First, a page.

Dr Cathryn Spence of the University of Guelph talked about her research on wills of women in the late sixteenth century. She had to pay for printouts of these (digitized) records in Scotland (and actually ended up asking her parents to get some of them for her as a Christmas present!). Other parts of her research were undertaken in a relatively poorly-funded archives service: Edinburgh City Archives. Cathryn was full of praise for the staff of this small repository, with whom she built up an excellent and trusting working relationship in a way that is very difficult in the larger, impersonal surroundings of the National Records of Scotland. This echoed Allan MacInnes’s observations made earlier in the day. The worrying part about the situation in the City Archives is the reliance of researchers on the knowledge of one archivist. One thing I’m hoping to achieve by writing blog posts here is to avoid having everything I’ve learnt about Deseronto’s archives leaving the Archives when I do! (Not that I’m planning to, just yet…)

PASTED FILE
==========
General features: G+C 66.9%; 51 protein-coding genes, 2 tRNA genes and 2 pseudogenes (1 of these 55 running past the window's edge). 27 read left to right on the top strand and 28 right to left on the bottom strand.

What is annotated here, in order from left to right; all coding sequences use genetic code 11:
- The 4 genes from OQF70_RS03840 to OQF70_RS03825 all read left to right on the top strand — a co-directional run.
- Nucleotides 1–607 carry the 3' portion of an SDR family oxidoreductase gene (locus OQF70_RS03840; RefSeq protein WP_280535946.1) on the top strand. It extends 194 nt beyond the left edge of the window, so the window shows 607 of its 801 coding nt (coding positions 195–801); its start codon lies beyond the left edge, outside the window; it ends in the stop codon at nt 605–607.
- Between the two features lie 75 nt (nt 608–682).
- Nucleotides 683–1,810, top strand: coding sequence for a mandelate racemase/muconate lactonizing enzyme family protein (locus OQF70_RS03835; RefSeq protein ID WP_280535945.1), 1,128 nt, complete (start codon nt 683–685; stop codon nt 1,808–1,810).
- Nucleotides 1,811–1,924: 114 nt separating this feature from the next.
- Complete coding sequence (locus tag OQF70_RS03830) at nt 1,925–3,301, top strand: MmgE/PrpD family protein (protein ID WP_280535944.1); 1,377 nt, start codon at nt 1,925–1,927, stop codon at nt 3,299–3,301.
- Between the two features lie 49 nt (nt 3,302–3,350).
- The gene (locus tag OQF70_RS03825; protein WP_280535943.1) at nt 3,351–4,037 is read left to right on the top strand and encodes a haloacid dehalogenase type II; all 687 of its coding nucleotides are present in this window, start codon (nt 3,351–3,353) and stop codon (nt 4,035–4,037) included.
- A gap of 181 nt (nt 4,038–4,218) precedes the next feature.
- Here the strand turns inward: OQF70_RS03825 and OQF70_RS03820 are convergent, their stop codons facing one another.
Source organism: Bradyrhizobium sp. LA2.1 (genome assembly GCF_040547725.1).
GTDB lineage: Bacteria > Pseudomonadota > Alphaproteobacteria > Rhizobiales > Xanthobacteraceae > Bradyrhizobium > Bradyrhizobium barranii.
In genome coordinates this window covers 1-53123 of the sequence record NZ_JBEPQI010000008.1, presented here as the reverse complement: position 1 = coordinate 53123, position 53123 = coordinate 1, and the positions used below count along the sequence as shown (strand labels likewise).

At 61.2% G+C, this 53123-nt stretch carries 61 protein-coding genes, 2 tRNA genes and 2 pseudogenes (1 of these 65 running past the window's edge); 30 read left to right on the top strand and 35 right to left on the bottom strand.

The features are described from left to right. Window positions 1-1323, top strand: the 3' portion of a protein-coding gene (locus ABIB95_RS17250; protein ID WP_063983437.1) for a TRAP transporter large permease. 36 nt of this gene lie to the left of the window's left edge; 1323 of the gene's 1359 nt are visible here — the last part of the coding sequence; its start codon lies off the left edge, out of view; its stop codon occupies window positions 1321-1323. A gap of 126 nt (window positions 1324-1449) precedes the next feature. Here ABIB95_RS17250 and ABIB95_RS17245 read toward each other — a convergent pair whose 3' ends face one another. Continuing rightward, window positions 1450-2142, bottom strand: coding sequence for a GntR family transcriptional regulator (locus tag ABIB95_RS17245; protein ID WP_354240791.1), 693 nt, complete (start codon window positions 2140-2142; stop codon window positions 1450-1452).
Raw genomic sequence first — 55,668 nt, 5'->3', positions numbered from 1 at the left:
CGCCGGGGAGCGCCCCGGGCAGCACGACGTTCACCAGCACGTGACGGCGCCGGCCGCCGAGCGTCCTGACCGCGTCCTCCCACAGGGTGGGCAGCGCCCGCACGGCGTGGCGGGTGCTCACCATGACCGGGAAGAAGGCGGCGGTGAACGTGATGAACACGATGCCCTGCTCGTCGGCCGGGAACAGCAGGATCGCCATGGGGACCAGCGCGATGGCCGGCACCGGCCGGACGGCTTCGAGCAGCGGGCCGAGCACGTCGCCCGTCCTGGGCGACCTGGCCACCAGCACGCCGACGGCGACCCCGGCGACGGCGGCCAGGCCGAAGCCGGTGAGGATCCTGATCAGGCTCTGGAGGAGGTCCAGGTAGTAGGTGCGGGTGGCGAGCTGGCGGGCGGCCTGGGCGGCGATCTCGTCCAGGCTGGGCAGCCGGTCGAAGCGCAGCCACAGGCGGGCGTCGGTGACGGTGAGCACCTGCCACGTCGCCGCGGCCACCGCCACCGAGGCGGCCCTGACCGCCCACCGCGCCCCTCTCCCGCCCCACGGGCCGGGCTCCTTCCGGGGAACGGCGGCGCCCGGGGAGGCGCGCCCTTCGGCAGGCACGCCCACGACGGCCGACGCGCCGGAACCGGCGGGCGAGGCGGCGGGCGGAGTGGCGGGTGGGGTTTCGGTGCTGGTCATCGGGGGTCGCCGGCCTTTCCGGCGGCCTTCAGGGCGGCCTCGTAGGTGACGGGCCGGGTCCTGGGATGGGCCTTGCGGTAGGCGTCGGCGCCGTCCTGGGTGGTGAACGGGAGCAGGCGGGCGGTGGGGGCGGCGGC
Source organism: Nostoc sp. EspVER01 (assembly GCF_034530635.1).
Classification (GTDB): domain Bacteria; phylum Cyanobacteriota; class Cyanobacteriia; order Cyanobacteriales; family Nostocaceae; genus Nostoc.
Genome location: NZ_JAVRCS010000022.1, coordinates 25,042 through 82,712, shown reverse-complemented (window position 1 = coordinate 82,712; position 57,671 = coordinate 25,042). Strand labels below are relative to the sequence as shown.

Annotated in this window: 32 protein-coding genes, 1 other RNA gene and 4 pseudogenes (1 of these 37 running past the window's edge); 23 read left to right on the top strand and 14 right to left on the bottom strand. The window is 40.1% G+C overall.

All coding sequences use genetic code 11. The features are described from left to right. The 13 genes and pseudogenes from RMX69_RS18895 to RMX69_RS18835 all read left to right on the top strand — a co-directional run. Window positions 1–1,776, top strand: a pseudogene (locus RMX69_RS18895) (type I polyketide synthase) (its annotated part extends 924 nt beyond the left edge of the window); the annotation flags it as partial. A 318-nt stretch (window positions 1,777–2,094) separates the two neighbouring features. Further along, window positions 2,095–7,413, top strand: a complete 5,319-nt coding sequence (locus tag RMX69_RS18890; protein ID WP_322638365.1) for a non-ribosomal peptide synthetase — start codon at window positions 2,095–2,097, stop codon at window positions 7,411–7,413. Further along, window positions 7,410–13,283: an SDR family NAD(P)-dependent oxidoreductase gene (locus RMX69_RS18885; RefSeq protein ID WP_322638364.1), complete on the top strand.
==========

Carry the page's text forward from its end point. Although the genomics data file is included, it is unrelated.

Dr Vivienne Dunstan gave us a valuable insight into the problems faced by researchers who are wheelchair users. She described herself as “a big fan of online catalogues”, the more detailed the better (continuing another of the previous day’s themes). It was pleasing to hear that Vivienne found many archive services were willing to be flexible in giving her access to materials above what might have been usually offered. This was something else Allan MacInnes had called for: flexibility over standard procedures, where that is appropriate.
All in all, the conference was extremely interesting. Calls for archival policies based on evidence, on collaboration and on user needs were the main themes of the two days. And judging from the users who spoke, detailed catalogues; online resources which are explorable in a range of ways; mutual respect between staff and users; and adaptable procedures were top of their list of requirements. Thanks to colleagues at the University of Dundee’s Centre for Archive and Information Studies for organizing a fascinating event!
There’s further coverage of the conference over at British GENES and Viv’s Academic Blog.
*Postscript: Chris didn’t actually say ‘item-level’ – he was talking about cataloguing in general. My apologies!